From Micro-Managing to Coaching

 

The business world is flatter, spins faster, peaks quickly, dives sharply and reinvents itself without the benefit of a sleep cycle. When the dust from all this fractured refiguring finally settles, it usually comes to rest in the semi-cubed work area of a manager who is besieged on all sides by the increasing task, process and people demands that come with trying to manage toward profits. One of the crucial changes that upset the traditional management cart has been the ever broadening span of control which stretches with the addition of new project teams and new team members. The skill of micro managing may become a distant memory, like erasable bond paper, because those comfortable with micro managing won’t have time to micro manage. Those staff members who lived through the detonation of organizational layers are expected to produce more, use less and build competencies as they stumble their way through the malaise. Managers will have to rely heavily on the personal initiative of staff members and presume that they are competent enough solve a problem and get results. The presumption of competence is okay as long as there is a supportive coaching process to round off the rough edges. The restructured battle ground known as the competitive landscape looks a lot different than the old command and control days of the industrial machine. Managing more people means controlling less of the process. Coaching is the glue that holds those two polarities together. More than just telling someone what to do, coaching combines guided discovery with hands on learning and the proper choice of tools to get the job done. All of this has to take place in an accelerated work environment with limited developmental time. While all managers want their staff members to act confidently and be the best at what they do, the forced hands-off model still leaves too much to chance. Managers must become good at coaching in order to achieve the broader results that come with broader responsibilities.

It requires a shift in how a manager thinks about the use of time. Like any budgeted item, time is an allocated resource that is woven through several items. Time allocated for coaching means time taken away from less important tasks. The purpose of this dedicated energy is to provide time to staff members to help improve their skill base, while moving a task along toward completion. As any good coach will attest, the ‘quantity’ of time on the front end of the coaching process is offset by the ‘quality’ of time on the back end. A manager, operating in a coaching mode, knows that certain tools (i.e. problem solving models, recommended readings) are essential to expanding the knowledge base and analytical capabilities of staff members. They also know that giving ‘feedback’ is a crucial element in addressing performance issues and how one gives feedback will vary given the needs and personality of the staff member and has to be specific to an issue or behavior.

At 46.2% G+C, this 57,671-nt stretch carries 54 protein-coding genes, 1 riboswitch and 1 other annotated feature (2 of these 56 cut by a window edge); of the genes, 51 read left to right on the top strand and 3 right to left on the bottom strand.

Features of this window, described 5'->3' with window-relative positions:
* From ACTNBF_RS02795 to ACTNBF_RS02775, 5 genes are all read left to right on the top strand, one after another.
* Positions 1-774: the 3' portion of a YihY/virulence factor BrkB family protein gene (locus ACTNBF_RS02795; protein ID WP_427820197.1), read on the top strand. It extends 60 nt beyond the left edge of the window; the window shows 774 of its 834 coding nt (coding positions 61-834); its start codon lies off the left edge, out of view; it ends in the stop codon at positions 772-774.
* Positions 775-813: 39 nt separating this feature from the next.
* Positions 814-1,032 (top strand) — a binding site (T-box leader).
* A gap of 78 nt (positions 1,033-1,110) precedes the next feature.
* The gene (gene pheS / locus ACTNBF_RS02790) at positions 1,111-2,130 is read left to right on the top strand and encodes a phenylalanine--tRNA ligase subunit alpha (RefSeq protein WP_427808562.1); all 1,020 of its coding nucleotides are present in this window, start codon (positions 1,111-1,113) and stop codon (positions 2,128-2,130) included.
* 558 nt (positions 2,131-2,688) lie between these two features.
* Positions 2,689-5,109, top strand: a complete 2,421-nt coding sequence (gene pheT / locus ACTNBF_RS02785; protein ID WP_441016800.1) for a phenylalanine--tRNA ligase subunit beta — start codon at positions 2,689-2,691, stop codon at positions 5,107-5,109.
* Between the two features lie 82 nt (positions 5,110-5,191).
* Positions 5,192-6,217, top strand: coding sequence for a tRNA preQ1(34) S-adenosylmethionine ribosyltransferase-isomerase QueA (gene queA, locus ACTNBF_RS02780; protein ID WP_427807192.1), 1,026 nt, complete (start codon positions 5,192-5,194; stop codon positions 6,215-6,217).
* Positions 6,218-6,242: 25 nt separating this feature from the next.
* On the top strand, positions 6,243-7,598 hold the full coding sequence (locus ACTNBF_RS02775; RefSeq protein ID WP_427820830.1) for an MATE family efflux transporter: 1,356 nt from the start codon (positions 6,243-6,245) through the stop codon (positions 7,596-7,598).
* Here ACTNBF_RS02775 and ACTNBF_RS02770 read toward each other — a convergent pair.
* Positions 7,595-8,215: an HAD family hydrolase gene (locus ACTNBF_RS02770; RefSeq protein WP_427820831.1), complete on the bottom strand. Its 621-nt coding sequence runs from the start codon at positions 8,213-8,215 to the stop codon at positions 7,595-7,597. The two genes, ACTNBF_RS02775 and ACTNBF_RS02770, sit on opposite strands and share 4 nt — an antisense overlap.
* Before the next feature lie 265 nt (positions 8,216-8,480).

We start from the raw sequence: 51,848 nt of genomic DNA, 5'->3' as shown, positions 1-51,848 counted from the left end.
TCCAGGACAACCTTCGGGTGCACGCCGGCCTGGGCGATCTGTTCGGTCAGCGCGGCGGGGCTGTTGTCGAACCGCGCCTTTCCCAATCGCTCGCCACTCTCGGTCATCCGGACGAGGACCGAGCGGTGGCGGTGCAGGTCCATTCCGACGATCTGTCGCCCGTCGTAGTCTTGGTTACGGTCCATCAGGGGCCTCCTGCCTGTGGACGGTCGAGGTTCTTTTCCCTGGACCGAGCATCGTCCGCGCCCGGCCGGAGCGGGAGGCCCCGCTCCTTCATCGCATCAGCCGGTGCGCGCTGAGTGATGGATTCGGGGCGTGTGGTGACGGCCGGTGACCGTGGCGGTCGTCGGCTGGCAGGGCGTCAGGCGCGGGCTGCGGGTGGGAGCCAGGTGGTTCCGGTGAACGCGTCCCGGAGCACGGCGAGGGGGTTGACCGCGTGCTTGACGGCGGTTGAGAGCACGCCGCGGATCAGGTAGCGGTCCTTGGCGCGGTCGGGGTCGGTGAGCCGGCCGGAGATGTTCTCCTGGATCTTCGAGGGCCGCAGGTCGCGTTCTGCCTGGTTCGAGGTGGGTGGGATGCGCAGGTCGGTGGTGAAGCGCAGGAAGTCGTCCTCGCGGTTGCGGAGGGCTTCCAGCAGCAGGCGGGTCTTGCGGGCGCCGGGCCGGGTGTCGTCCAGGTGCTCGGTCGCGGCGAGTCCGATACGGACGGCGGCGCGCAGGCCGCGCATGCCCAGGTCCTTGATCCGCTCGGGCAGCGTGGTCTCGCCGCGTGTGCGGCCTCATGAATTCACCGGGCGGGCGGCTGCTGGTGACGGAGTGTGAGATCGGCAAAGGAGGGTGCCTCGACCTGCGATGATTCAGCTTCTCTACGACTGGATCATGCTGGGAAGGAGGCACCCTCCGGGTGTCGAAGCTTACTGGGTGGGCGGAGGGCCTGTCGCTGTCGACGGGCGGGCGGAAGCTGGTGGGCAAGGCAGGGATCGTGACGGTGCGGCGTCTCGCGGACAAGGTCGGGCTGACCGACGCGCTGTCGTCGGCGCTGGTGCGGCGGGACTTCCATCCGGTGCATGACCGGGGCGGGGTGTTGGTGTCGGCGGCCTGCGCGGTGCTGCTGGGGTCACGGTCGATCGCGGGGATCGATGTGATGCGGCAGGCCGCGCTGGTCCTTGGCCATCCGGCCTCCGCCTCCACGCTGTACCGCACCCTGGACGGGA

In a business world gone global, managers will have to become good in the skill of coaching by shifting their thinking and behavioral paradigm to…

Listen more and talk less: Concentrate on what is being said in order to guide the staff member to the solution.

Delegate more and hoard less: Find those tasks that rightfully belong to members of your team and delegate accordingly. Find those tasks that don’t belong to anyone and detonate accordingly.

Move more and sit less: Issues that prohibit performance rarely show up on your flat screen monitor. Circulate among your staff members, find supporting resources and let them see that you are visibly available.

Ask more and tell less: Open-ended questions that guide staff members toward solutions, typically, start with Who, What, When, Where, Why and How. There are no secrets here.

Coaching is about helping staff members to work smarter and maximizes the value of their contributions toward keeping their organization competitively ahead of the game.

 

By Guest Blogger, Dr. Lee Meadows

Dr. Meadows is a professor at Walsh College, teaching online and on-ground management and MBA courses. In addition, Dr. Meadows is a keynote speaker, training and development consultant, and motivational speaker for corpo­rate and community groups and professional associations.

In 2006, Dr. Meadows published “Take the Lull by the Horns: Closing the Leadership Gap”. He is also the author of numerous articles on leadership, management, diversity, career paths and projections and education.